Across industries, the adoption of flash arrays is growing faster than ever before. In fact, from 2018 to 2023, the flash array market is projected to grow 25 percent per year. It’s very likely that not even the economic slowdown caused by the COVID-19 pandemic will have much of an impact on this projected growth, as organizations search for better, faster, and newer hardware to keep up with the lightning-fast digital transformation, which was only amplified by an overnight move to a remote workforce.
If you need to arrive at an appointment on time and you know you need to take a highway that gets jammed up right at rush hour, wouldn’t you prefer to take a high-speed detour, one with 64,000 lanes instead of just one?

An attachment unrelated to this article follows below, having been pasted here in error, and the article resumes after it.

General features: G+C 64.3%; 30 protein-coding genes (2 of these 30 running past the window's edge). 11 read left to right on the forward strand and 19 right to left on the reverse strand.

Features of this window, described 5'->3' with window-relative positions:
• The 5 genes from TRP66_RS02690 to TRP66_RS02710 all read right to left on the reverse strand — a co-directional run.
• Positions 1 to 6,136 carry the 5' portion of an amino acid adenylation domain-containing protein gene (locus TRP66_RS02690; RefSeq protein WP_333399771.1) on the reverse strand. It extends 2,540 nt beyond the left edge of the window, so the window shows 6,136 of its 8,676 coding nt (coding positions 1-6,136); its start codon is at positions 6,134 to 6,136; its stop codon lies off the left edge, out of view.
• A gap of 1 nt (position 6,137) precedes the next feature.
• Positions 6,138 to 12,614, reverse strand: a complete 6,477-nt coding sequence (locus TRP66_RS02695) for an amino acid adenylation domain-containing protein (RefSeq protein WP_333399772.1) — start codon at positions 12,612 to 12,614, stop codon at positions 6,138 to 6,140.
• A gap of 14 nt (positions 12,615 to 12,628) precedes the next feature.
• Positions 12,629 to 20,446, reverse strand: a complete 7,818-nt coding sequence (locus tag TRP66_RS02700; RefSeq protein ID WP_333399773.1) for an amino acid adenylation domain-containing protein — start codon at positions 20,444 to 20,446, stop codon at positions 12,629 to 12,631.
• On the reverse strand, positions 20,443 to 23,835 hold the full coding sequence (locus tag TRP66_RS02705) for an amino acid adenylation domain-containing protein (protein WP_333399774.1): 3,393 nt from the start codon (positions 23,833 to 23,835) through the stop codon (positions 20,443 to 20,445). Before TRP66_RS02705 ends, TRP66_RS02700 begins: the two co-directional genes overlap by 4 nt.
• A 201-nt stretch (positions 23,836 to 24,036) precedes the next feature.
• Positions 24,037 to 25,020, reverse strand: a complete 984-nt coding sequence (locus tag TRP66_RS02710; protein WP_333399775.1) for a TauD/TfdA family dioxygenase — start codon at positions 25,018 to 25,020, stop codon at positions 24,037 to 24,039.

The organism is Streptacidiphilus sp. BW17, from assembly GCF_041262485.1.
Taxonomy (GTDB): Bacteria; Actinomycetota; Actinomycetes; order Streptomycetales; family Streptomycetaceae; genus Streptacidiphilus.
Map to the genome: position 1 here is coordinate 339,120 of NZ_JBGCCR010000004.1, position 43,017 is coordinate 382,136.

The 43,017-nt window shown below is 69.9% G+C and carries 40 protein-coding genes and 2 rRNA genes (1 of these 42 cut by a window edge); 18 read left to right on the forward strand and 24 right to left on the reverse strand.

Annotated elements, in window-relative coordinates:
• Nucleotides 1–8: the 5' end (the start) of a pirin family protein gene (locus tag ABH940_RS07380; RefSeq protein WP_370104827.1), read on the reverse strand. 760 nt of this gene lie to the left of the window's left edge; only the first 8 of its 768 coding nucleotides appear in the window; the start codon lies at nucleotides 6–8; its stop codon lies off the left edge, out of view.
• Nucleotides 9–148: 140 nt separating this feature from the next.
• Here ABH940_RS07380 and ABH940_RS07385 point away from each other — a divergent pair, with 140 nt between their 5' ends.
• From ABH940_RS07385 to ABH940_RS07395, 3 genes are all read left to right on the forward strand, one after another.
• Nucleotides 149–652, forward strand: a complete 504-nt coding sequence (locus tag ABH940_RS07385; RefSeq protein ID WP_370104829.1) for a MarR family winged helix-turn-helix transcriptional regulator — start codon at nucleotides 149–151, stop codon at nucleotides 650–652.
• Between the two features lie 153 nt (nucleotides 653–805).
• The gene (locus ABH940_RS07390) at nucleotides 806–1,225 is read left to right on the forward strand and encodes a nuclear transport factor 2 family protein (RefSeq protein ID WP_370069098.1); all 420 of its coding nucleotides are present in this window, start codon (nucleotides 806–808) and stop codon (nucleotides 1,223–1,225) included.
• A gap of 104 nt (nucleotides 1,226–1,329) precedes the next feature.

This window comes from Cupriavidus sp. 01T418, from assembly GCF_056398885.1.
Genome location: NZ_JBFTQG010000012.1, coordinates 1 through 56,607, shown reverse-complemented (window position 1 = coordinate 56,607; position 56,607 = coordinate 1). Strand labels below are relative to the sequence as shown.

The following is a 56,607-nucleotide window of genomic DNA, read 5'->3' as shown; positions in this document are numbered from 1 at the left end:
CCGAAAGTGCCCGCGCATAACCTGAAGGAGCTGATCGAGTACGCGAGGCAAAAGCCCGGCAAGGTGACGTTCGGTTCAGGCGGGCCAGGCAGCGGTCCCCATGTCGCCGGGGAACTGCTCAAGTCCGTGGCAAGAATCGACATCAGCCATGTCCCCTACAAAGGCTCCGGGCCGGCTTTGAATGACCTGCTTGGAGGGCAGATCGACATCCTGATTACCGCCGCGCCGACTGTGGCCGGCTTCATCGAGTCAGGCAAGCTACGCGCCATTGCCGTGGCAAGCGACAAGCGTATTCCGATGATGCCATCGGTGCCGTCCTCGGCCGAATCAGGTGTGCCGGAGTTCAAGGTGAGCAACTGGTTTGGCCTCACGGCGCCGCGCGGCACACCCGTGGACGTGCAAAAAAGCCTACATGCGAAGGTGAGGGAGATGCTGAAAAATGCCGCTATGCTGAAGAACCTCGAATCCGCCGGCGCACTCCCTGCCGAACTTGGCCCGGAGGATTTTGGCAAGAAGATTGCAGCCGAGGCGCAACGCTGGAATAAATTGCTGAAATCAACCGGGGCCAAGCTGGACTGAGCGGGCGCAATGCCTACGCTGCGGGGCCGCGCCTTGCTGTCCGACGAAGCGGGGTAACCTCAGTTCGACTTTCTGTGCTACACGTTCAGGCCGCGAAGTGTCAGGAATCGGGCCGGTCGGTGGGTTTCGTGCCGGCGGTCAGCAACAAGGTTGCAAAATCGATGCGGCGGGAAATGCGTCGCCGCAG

IT administrators and architects are constantly balancing the needs of applications with the cost to provide the best services possible. Flash storage technology has been at the forefront of this trade-off between cost and benefit for several years, but has recently become more affordable for more applications in the datacenter.
NVMe has been one of the hottest topics in the storage industry for a while now. Rightfully so, it is making an impact in the storage industry and moving computing forward. For storage vendors and customers alike, it is important to be ready as certain aspects of NVMe become standard. There are two key aspects of NVMe, as it promises to solve backend bottlenecks to flash devices and improve the SAN performance to servers over fabrics. In this blog, I will share my perspective on NVMe flash modules and how, here at Violin, we solve the flash device performance aspect.